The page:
These “Te-maki” or handrolls contained something that seemed very mochi-like (rice cake). This was served with an “ochoko” or sake cup, its design was very interesting. It reminded me of man relaxing at an onsen (hot-spring). 

Shiitake Mushrooms and Shrimp Tempura 

This set of shiitake mushrooms and shrimp may be a specialty dish. 
This was really surprising. This dish, which retained the moisture of Shiitake mushrooms and matched very well along with the shrimp, I have never seen anywhere else.

Anago (Conger-eel)  Tempura 

The chef allowed me to take a video of him making this with his permission. I was a bit late and only one piece was remaining when I decided to take it though. This one freshly made, deep-fried right before you, presented and cut right before your eyes. 

The sizzling sound when it was fried and the crackling sound when it was cut, stimulated our appetite. Actually it was so good that I decided to place a separate order more on top of what was already included in the course. 

Eggplant, Lotus root, and Carrot Tempura 

The last rice can be selected from egg-cooked rice, Tencha (Ochazuke), and Tendon, but this egg-cooked rice is the best.

This rice dish is one of the last dishes to finishes the course as is traditional in Kaiseki meals. 

We were able to pick from “tamagokake gohan” (egg on rice),  “Tencha” (tea-rice), and “Ten don” (tempura rice bowl). We decided to go with the tamago kake gohan. This dish that consists of rice with an egg, along with soy sauce and perhaps a few other topopings, is a very simple dish, but this one was probably one of the best Tamago kake gohan dishes I have ever eaten.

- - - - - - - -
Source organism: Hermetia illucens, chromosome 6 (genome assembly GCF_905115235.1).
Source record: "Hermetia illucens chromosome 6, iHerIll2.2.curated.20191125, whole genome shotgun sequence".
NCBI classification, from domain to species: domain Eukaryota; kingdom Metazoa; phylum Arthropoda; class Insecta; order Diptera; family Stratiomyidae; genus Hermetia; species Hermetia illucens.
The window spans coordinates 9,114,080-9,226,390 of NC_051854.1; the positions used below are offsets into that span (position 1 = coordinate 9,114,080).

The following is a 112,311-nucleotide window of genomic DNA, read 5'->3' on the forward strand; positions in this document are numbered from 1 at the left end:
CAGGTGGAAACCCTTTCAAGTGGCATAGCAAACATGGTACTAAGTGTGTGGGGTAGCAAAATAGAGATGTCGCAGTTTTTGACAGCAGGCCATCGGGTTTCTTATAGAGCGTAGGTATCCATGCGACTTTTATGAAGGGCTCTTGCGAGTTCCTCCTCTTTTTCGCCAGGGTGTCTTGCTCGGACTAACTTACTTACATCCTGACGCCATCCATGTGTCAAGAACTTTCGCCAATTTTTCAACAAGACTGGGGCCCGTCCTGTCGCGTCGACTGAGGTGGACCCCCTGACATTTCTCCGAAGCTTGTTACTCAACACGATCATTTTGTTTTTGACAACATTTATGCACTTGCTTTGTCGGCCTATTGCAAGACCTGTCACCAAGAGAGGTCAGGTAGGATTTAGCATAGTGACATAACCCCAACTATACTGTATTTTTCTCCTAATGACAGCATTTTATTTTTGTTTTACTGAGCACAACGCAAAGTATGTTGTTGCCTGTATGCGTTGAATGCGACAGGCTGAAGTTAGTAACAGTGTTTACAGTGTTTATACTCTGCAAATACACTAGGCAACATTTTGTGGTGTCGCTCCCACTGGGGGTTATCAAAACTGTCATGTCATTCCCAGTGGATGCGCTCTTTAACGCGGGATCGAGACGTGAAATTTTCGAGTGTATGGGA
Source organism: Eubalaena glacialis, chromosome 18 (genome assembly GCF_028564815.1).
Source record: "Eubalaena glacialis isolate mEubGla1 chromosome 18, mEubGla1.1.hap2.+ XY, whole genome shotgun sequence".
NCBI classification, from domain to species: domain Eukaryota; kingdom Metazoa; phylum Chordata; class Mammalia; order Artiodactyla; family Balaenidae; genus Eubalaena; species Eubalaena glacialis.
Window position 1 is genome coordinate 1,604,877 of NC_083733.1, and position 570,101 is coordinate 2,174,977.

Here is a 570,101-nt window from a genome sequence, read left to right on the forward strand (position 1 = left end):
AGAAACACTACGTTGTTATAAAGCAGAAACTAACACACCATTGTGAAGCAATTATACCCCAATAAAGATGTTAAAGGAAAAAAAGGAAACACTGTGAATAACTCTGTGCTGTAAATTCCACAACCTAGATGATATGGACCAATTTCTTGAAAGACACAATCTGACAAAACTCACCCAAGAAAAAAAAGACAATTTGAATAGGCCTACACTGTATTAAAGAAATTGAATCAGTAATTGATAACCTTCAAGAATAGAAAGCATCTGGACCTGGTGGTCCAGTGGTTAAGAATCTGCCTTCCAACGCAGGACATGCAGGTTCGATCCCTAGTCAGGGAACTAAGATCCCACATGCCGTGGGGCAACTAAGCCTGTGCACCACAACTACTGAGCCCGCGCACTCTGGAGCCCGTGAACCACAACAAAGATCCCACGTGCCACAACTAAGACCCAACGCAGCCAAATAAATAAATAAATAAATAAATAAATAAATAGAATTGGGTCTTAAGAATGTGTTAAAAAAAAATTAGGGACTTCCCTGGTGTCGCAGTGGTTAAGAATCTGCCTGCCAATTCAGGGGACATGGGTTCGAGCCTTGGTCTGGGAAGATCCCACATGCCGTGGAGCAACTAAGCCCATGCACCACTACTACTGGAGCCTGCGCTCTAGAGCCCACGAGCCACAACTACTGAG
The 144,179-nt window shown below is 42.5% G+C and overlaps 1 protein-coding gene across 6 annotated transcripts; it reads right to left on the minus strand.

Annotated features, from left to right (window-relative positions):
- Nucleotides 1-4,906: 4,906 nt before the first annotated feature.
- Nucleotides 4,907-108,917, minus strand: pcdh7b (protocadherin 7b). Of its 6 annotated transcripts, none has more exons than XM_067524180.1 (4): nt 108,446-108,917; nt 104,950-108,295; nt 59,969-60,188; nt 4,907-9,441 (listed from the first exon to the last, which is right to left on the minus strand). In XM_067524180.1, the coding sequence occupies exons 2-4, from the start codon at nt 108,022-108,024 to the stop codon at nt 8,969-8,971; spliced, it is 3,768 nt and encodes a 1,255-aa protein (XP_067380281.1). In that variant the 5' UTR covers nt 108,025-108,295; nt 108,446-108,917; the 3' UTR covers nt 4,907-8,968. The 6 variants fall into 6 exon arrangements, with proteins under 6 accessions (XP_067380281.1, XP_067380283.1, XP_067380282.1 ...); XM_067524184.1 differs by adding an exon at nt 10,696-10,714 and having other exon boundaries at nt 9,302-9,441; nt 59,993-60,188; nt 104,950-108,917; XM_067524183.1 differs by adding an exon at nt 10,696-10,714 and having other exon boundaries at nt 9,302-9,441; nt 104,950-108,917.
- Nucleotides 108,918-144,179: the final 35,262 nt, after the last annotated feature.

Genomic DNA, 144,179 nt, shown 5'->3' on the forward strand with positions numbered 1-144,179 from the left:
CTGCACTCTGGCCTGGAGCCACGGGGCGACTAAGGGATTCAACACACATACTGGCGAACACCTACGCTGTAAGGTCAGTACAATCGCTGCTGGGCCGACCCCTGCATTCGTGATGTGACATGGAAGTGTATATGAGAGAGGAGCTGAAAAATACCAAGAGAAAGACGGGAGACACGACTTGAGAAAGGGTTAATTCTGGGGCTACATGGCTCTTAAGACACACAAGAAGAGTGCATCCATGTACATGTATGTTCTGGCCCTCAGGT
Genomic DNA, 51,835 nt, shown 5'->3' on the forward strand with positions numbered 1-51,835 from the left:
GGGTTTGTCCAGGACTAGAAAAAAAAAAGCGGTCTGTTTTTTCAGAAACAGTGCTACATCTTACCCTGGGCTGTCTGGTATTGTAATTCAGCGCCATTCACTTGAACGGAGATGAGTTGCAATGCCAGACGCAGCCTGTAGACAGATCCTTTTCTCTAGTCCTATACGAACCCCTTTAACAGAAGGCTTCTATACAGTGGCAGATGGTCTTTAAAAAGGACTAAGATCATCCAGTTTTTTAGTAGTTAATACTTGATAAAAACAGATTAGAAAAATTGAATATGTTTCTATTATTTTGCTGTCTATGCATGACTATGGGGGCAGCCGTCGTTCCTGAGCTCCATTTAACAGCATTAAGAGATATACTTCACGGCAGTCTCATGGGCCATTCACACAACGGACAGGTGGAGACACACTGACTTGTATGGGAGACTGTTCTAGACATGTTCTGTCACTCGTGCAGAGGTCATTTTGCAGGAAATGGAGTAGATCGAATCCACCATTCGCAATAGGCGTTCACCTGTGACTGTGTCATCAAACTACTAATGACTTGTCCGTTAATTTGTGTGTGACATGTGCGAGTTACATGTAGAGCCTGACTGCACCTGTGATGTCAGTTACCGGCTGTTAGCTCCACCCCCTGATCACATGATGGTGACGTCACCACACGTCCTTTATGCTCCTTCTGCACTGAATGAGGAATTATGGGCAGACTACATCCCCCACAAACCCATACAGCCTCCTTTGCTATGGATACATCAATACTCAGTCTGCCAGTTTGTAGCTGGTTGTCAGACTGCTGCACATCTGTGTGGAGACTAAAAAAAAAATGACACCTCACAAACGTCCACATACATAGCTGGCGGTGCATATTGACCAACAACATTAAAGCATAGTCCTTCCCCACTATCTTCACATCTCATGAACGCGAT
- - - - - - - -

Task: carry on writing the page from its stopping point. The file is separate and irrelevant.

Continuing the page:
The yolk of the egg was very quickly deep-fried to seal in the umami, and the yolk along with the rice were the perfect complement to each other. 


For dessert sweet potato along with honey. A splendid dish. 

This fruit with ice dish is designed to be a palate-cleansing dish to finish the meal, wonderfully satisfying.  

In Summary

Tempura Numata

Those that visit Tempura Numata will surely wonder why this gem of a restaurant is not listed in the Michelin Guide. However this is likely a good thing, as I would not be too thrilled if it were listed- reservations would likely become extremely difficult to make. However, that being said I still would like others know about how great of a tempura restaurant it is. 

For those that would like to enjoy really delicious tempura, Tempura Numata is a must. It should definitely be on the checklist for everyone visiting Japan, I believe it really is on par with the best tempura restaurants, and I’m confident if you love tempura, you will be sure to love it. 

Restaurant Information

Restaurant: Tempura Numata / Tempura Tenboshi (sister restaurant) 

Restaurant Info: https://myconciergejapan.com/restaurants/tempura-numata/

Reservations: https://myconciergejapan.com/tempura-numata_reservation/

Business hours 

17:30 to 22:30 (2 service rotations)

Lunch; 12:00 to 13:30 (Lunch not available on Mon, Tue, Wed)
Dinner: 17:00 to 22:30 (Last order at 22:00)
Closed Mondays
(Tenboshi: Lunch not available on Mon, Tue, Wed)


9 Counter seats

11 Counter seats

We at My Concierge Japan do not exclusively represent only Michelin-starred restaurants but we also carefully curate and select outstanding restaurants which are recommended to us by top chefs in the industry, as well as foodies from across the country.
We aim to provide a concierge service so that food-loving guests from all across the world can enjoy restaurants in Japan smoothly, safely and worry-free.